“Actually, though being well read must be a part of the process, an angler is tempered chiefly by practice and experience, by learning and attempting to reach the successively higher goals of his sport, and thus acquiring, through any amount of disappointment and frustration, the satisfaction of knowing that he is doing the simplest thing in the hardest way possible.” – Arnold Gingrich
The Well-Tempered Angler by Arnold Gingrich. image courtesy librarything.com
A slight detour from my pursuit of world literature classics via the 2015 reading list. I’ve had a couple of gifts this past week, both from my son Josh. The first gift is a new granddaughter, Susanna Quinn, our first grandchild and a wondrous new addition to the life of this old writer/professor/musician. Of course, in that endeavor he had notable assistance from his lovely wife Sandra, so credit where credit is due. The second gift Josh bestowed upon me was a book – you may let your shock and awe begin. We were on our way to pick up some dinner the evening that the amazing and lovely Susanna was allowed to come home from the hospital and when I got into Josh’s car, there was a book in the floorboard. “Take that, Dad,” he said. “I’ve been meaning to give it to you.” It was a copy of The Well-Tempered Angler by Arnold Gingrich. Having just muddled my way through Andre Gide’s Corydon and just become a grandfather, I was feeling the need for something – shall we say, self-indulgent? The Well-Tempered Angler fit the bill perfectly.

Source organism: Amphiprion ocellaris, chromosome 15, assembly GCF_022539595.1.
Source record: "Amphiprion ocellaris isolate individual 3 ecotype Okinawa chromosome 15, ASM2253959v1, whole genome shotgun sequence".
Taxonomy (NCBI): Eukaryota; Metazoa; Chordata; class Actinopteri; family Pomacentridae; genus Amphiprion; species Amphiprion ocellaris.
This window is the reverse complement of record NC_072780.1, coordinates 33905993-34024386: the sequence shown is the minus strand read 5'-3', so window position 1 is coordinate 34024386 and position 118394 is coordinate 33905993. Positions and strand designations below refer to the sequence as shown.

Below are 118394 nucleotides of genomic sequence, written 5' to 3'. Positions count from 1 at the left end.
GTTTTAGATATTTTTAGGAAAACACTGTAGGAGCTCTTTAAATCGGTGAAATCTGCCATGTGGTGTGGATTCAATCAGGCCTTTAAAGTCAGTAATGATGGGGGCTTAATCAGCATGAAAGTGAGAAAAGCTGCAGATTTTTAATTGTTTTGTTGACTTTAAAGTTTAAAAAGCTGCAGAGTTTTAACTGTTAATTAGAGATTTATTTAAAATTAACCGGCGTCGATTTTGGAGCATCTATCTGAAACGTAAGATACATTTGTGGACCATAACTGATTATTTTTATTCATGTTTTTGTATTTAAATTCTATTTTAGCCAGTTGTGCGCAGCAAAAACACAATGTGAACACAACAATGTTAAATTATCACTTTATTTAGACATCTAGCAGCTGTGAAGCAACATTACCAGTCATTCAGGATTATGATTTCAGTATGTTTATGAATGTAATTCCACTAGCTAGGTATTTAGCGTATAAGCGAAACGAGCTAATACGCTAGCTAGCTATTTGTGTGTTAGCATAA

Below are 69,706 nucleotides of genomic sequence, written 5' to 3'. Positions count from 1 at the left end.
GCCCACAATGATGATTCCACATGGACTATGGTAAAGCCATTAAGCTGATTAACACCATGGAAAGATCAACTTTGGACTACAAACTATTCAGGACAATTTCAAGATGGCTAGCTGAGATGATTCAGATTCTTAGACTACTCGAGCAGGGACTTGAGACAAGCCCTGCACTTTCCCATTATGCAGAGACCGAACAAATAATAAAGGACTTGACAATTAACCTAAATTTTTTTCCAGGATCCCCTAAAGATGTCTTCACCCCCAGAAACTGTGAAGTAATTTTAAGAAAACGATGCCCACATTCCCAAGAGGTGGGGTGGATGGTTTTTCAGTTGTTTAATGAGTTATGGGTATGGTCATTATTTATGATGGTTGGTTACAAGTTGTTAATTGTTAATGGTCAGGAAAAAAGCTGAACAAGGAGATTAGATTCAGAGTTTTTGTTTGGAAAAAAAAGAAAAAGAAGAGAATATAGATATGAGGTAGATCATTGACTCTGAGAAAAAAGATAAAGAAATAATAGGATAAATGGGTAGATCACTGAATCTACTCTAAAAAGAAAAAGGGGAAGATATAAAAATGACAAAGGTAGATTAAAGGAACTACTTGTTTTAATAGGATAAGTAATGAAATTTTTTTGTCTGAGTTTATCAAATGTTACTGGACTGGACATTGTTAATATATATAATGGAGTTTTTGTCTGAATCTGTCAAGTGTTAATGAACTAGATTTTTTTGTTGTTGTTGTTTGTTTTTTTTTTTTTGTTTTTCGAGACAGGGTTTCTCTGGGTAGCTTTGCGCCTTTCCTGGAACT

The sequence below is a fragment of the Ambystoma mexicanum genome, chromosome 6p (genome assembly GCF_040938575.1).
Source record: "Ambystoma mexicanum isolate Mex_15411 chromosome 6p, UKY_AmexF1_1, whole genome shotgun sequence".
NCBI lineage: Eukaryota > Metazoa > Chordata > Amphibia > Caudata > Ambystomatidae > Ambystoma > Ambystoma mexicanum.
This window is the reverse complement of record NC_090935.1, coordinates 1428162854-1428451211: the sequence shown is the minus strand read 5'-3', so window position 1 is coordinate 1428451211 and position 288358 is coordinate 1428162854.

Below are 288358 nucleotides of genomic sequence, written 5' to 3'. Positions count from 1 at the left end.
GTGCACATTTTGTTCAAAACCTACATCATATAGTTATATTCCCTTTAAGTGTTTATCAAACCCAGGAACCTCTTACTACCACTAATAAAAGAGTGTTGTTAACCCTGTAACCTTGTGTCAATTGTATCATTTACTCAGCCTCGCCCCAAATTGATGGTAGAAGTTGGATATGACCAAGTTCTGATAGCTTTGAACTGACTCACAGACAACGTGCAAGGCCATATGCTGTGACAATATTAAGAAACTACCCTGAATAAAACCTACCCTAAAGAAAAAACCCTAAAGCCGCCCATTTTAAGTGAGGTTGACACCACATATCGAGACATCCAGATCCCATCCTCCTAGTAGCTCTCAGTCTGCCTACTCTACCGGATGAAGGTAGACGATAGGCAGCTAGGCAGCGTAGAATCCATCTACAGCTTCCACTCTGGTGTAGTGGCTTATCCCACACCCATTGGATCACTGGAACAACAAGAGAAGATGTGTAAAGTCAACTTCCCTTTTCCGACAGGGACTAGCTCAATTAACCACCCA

The book is on fly fishing, my favorite sport. I’ve written about fly fishing, on a number of occasions now. You can read this and this and this if you feel so inclined. I shall probably write about fly fishing again.
I think we have established that I have a certain fondness for fly fishing. So did Arnold Gingrich. For anyone who finds the literature of angling of any interest at all, or for those with a curiosity about how those of the New York literary scene lived back in the heady days of White, Thurber, and Parker at The New Yorker, and Hemingway and Fitzgerald at Esquire, the various sections of this book will be delightful. Continue reading